January 23, 2018
Earlier this month, Larry Kim wrote a post “How to Find & Eliminate 90%+ of Click Fraud in the Google Display Network”. In the very first sentence, he asserts: “Believe it or not, click fraud in PPC marketing really does exist.” And while I do agree, click fraud does exist, you will not find me huddled over my desk in a panic trying to save my accounts from evil bots. One, I believe the elimination of click fraud isn’t going to progress any account towards a goal to any measurable degree. And two, I believe in the benefits of automatic placements.
A recent study revealed that more than 1 million Americans are injured in stair-related accidents each year. The math works out to 3,000 per day, or one injury every 30 seconds.
Studies also show that climbing stairs contributes to increased levels of cardiorespiratory fitness. Individuals who increase levels of cardiorespiratory health decrease the likelihood of dying early by 38 percent.
By now you are wondering where the heck I am going with this tangent. Stay with me. I’m getting there. Each time you climb a set of stairs you increase the odds that you will have a stair-related injury. But the more stairs you climb, the longer you live. So do you mitigate the risk of injury by avoiding all stairs? Is not dying as early enough of a benefit for you to climb those stairs?
My point? You don’t have to only use managed placements to have a healthy display campaign. You can use automatic placements, with the increased risk of click fraud, and achieve positive results.
Now, before you go accusing me of drinking too much Google Kool-Aid, let’s roll through some data together and highlight some takeaways in order to spend wisely on Google’s 2 million eligible websites.
Do you know Secret Jake? I interviewed him several months ago. He’s whip-smart and as soon as he read the Wordstream post, he decided to do a little data diving (which can be similar to dumpster diving in that you never know what you will find).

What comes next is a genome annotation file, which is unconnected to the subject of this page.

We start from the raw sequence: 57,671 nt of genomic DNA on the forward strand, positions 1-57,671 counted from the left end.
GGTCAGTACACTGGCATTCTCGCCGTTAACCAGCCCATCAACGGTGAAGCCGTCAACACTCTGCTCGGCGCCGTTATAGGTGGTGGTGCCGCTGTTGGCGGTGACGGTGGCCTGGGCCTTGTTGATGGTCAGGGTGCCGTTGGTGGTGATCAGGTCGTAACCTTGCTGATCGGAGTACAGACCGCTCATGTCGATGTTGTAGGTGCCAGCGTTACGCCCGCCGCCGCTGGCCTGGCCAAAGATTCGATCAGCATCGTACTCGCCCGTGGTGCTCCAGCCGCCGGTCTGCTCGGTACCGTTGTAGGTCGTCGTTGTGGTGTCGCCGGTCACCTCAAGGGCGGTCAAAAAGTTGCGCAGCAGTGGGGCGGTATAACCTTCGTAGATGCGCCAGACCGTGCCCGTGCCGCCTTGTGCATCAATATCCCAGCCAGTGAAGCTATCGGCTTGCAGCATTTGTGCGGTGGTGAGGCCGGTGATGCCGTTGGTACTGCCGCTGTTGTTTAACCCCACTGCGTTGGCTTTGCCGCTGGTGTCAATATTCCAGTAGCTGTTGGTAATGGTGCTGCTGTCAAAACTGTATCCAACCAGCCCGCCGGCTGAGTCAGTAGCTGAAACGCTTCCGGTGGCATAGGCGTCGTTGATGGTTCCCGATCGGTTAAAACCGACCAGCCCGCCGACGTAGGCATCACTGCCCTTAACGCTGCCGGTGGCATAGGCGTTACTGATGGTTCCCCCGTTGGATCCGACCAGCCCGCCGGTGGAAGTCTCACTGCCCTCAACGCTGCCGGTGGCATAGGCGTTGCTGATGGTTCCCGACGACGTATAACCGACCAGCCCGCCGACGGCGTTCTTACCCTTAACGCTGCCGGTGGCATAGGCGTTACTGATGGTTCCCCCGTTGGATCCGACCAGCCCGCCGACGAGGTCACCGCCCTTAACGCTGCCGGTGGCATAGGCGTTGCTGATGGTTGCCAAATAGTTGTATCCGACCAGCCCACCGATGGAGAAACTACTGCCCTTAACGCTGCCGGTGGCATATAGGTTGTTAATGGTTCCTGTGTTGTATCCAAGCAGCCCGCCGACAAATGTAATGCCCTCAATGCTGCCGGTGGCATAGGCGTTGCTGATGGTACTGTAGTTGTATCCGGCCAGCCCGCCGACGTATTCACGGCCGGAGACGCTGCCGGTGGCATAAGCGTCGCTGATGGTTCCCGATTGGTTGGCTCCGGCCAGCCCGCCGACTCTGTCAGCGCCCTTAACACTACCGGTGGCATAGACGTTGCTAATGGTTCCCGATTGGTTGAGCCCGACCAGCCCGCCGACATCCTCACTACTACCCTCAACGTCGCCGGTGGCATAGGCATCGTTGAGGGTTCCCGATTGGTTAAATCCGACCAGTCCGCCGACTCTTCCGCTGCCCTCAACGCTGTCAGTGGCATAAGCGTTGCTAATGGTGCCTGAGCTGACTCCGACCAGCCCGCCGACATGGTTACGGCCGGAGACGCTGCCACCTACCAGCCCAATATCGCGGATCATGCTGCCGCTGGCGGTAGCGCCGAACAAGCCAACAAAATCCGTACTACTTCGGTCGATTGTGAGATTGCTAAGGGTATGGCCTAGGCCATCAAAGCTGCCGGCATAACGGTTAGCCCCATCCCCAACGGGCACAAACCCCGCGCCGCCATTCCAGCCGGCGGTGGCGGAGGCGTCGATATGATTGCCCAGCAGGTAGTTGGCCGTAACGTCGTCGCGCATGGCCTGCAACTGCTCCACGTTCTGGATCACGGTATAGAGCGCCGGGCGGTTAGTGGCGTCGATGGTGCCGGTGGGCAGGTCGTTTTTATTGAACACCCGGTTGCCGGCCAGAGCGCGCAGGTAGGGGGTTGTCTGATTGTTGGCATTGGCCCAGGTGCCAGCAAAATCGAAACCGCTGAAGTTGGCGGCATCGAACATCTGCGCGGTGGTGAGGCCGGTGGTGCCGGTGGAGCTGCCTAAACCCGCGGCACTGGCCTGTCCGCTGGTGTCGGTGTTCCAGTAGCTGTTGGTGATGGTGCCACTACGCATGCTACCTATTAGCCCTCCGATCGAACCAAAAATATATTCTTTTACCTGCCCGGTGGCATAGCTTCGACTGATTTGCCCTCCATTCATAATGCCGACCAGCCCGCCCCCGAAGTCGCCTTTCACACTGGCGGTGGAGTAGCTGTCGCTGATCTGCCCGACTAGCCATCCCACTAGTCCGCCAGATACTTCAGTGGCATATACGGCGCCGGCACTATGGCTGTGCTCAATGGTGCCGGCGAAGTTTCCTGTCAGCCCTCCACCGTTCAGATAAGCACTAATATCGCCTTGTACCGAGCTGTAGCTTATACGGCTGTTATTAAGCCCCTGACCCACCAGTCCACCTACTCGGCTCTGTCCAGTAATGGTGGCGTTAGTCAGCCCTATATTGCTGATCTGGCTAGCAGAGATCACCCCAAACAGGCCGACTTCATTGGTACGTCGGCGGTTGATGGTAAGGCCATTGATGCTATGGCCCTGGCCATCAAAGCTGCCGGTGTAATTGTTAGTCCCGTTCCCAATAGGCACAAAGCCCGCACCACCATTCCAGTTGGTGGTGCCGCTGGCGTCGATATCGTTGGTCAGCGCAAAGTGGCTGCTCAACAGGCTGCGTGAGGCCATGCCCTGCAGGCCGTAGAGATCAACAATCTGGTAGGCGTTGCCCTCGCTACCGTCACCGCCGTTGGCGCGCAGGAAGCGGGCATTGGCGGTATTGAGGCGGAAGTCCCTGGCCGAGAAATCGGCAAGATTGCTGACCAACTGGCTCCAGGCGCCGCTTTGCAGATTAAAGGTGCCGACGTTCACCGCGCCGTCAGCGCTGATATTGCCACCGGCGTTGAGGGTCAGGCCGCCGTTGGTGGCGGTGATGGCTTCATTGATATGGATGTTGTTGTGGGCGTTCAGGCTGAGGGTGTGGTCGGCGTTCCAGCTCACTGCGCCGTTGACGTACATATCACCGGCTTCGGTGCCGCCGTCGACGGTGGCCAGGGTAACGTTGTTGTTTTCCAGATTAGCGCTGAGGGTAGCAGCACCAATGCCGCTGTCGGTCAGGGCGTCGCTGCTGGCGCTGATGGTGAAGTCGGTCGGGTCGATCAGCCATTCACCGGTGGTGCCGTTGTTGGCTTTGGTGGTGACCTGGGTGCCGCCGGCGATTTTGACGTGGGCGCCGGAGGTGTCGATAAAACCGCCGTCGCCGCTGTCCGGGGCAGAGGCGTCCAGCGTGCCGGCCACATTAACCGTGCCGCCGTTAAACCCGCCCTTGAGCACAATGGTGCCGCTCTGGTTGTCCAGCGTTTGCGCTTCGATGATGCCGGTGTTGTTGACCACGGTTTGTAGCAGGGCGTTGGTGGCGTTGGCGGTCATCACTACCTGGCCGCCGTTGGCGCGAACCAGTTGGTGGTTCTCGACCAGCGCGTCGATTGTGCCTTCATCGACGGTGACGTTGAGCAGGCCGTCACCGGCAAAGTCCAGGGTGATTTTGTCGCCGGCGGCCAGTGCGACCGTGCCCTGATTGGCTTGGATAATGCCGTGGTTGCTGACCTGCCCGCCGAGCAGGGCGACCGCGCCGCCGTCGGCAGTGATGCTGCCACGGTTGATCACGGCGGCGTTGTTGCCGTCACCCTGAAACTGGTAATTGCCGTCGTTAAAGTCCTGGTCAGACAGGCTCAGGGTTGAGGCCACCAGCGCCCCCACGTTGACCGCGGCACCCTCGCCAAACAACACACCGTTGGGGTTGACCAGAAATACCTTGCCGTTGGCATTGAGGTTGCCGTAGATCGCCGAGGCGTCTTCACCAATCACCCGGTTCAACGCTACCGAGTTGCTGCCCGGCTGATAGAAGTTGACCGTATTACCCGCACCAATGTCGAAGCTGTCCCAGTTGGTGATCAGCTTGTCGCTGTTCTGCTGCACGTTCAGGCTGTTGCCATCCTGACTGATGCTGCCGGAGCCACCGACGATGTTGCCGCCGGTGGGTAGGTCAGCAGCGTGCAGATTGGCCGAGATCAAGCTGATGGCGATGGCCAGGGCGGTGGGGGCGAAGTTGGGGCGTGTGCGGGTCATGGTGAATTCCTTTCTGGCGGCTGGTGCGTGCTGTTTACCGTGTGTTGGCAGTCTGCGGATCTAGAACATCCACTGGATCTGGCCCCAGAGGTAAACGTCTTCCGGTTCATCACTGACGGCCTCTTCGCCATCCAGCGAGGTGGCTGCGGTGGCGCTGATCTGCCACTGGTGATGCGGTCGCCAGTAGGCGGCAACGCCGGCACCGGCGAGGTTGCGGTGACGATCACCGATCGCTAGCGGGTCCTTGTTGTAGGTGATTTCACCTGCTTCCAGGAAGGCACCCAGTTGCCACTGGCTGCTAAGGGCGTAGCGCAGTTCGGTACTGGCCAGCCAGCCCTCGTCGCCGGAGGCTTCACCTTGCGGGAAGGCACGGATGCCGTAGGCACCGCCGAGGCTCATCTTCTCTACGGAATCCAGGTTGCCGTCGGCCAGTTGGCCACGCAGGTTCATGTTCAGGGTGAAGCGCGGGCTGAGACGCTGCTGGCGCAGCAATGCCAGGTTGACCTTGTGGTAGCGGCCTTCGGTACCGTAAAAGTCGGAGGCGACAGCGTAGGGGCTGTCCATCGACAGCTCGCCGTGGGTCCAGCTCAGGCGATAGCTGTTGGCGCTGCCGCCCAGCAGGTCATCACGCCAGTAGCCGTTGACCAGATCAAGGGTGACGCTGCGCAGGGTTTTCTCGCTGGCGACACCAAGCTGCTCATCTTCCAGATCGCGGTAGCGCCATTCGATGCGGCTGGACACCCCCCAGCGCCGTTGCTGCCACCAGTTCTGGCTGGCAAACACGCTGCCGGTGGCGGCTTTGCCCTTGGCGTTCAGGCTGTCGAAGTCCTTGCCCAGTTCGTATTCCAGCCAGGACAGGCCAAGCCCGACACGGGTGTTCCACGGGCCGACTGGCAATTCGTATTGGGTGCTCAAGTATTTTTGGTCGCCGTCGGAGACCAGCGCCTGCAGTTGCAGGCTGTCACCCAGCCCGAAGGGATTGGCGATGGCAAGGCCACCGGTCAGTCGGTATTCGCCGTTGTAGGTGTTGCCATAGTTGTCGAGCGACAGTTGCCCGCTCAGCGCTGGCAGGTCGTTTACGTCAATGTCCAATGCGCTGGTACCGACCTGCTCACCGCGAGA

Of Hanapin’s 80+ clients, he pulled any client spending more than $1000/month on the GDN. From there he pulled the stats for all automatic placements in 2017.
Here is what we found: Roughly 25% of all placements never receive more than 1 click. I am going to write it again for dramatic effect: Of the nearly 400,000 websites on which our clients’ ads were shown, about 100,000 received 0 to 1 click in the past year. Two points I want to make from this:
- There are a lot of really scummy websites on the internet where ads are showing that are not worth anything to anyone.
- While a click here or there on individual scummy sites can certainly add up and potentially eat up your budget, don’t waste your time trying to manage those one-off clicks. To Larry Kim’s point, it will take forever and be a never-ending task.
But if you take Larry Kim’s suggestion and eliminate automatic placements, you have a good chance of creating a stagnant display strategy. For one thing, if everyone were to only use what we will call “top-tier” placements, the competition is going to increase. Do you know what crowded auctions can create? Higher CPCs. But I believe the biggest downside to only using managed placements is limiting your reach, thereby causing your account to miss out on good, quality conversions.